Test of English as a Foreign Language (TOEFL, /ˈtoʊfəl/, toh-fəl) is a standardized test to measure the English language ability of non-native speakers wishing to enroll in American universities. The test is accepted by many English-speaking academic and professional institutions. TOEFL is one of the two major English-language tests in the world, the other being the IELTS.
TOEFL is a trademark of the Educational Testing Service (ETS), a private non-profit organization, which designs and administers the tests. ETS issues official score reports, sent independently to institutions, for two years following the test.
In 1962, a national council made up of representatives of thirty government and private organizations was formed to address the problem of ensuring English language proficiency for non-native speakers wishing to study at U.S. universities. This council recommended the development and administration of the TOEFL exam for the 1963-1964 time frame.
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The test was originally developed at the Center for Applied Linguistics under the direction of Stanford University applied linguistics professor Dr. Charles A. Ferguson.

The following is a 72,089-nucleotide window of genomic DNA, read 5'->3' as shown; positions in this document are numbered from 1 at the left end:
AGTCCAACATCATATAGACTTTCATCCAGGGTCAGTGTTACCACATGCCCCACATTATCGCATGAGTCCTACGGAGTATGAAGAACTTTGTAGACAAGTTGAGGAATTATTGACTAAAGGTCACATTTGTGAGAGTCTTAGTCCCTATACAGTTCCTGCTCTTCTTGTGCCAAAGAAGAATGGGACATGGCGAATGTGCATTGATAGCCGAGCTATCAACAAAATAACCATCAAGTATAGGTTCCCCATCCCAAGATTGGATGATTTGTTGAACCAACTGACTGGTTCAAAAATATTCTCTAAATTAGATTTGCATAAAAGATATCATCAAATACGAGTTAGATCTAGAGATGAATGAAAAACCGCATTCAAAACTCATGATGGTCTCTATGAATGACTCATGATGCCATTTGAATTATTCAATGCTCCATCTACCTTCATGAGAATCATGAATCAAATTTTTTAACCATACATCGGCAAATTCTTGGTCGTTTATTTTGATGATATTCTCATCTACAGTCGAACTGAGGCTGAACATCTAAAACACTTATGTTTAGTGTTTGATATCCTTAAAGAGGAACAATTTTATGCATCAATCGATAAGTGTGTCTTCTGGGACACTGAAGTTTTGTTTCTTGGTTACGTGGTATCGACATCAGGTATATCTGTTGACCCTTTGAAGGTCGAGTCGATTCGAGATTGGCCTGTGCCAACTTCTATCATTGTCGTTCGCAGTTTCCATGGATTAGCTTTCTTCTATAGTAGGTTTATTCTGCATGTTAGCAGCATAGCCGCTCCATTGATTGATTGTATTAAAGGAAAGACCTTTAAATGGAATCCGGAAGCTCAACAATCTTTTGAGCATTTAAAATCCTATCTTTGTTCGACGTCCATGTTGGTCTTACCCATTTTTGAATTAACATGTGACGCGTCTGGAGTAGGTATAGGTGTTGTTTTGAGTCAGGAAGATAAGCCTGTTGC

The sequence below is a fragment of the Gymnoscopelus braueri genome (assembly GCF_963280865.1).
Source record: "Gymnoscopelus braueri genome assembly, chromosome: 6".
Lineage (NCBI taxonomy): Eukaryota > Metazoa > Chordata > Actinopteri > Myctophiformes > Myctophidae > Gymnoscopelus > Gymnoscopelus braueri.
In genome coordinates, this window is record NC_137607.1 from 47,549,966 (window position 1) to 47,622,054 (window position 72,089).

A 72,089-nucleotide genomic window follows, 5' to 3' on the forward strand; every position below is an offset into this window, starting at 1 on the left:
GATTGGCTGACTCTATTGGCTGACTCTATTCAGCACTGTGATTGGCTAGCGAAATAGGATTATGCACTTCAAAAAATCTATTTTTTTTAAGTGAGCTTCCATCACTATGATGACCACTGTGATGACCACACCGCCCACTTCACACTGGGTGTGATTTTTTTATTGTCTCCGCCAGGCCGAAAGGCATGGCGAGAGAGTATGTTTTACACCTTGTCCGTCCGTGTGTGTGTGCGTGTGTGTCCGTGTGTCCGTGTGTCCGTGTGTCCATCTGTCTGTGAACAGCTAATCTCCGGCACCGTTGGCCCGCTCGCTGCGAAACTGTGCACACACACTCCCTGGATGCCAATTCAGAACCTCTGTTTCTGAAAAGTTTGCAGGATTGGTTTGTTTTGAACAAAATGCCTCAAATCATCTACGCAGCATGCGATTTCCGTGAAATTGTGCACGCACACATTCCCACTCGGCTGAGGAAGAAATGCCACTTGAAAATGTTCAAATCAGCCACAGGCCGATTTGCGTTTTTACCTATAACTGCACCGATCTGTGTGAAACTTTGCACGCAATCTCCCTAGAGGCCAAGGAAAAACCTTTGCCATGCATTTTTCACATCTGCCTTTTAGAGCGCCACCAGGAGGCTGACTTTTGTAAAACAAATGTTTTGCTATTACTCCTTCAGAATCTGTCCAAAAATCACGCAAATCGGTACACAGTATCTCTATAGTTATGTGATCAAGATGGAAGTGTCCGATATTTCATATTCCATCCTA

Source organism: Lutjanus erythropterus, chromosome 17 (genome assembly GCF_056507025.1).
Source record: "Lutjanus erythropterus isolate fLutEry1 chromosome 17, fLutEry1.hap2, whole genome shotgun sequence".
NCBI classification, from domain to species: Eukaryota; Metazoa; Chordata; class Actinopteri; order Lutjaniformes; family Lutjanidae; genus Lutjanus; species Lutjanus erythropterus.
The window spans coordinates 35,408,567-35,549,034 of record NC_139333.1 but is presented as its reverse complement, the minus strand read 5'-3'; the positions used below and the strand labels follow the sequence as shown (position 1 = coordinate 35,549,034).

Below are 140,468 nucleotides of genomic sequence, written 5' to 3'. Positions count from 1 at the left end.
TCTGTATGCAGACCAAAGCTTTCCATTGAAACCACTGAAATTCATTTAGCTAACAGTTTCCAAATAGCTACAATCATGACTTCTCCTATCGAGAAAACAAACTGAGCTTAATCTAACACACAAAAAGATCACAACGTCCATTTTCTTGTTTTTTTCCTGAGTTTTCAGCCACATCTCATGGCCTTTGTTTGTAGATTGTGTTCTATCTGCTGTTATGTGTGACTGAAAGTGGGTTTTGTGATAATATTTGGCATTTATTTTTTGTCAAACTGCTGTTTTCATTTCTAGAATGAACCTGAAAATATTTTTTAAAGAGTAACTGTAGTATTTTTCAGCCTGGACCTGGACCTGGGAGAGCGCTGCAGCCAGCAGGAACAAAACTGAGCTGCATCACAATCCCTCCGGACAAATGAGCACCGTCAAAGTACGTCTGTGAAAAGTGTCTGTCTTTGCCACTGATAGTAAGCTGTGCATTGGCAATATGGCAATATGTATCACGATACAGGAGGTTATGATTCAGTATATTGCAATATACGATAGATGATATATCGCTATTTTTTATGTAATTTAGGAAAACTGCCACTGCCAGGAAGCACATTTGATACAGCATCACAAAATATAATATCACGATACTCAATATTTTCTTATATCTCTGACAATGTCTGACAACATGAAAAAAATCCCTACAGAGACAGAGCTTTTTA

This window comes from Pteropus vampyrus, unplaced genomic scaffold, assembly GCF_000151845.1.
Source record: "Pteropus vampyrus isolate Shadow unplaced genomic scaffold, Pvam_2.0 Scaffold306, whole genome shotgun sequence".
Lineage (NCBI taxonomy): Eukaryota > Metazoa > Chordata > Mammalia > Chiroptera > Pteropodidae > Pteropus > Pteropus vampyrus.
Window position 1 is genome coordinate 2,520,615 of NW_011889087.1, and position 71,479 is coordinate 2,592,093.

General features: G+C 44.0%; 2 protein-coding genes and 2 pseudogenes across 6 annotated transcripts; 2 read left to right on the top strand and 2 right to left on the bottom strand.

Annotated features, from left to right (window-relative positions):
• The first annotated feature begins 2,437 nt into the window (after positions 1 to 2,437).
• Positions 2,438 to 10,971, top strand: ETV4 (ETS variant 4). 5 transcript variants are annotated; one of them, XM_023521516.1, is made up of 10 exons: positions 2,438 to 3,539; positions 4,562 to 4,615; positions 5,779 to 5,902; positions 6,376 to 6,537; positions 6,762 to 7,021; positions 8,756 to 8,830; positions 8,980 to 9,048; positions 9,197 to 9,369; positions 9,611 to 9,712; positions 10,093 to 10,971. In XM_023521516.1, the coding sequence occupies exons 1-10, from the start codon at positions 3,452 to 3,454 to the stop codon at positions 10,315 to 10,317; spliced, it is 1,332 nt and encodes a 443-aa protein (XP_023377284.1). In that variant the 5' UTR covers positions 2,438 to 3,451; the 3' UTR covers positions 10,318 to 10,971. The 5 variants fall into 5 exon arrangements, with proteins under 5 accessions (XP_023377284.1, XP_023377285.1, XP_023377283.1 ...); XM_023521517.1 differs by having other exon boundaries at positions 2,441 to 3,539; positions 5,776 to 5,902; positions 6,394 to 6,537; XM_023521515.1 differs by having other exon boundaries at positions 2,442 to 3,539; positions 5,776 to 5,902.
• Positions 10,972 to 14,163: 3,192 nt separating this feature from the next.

The TOEFL test was first administered in 1964 by the Modern Language Association financed by grants from the Ford Foundation and Danforth Foundation.
In 1965, The College Board and ETS jointly assumed responsibility for the continuation of the TOEFL testing program.
In 1973, a cooperative arrangement was made between ETS, The College Board, and the Graduate Record Examinations board of advisers to oversee and run the program. ETS was to administer the exam with the guidance of the TOEFL board.
To the present day, college admission criteria for international students who are Commonwealth of Nations nationals are exempted from taking the TOEFL exam – nations which are part of the Anglosphere (from Commonwealth realms to former British colonies e.g., Hong Kong SAR or former protectorates of the United States) where English is the de facto official language automatically grants a TOEFL exemption with some restrictions (e.g., residents of Quebec are required to take TOEFL while the rest of Canada is exempt – also inclusive of Commonwealth nations where English is not an official language e.g., Mozambique or Namibia (English is co-official but spoken by 3% of the population)).
Formats and content
Since its introduction in late 2005, the TOEFL Internet-based Test (iBT) format has progressively replaced the computer-based tests (CBT) and paper-based tests (PBT), although paper-based testing is still used in select areas. The TOEFL iBT test has been introduced in phases, with the United States, Canada, France,Germany, and Italy in 2005 and the rest of the world in 2006, with test centers added regularly. The CBT was discontinued in September 2006 and these scores are no longer valid.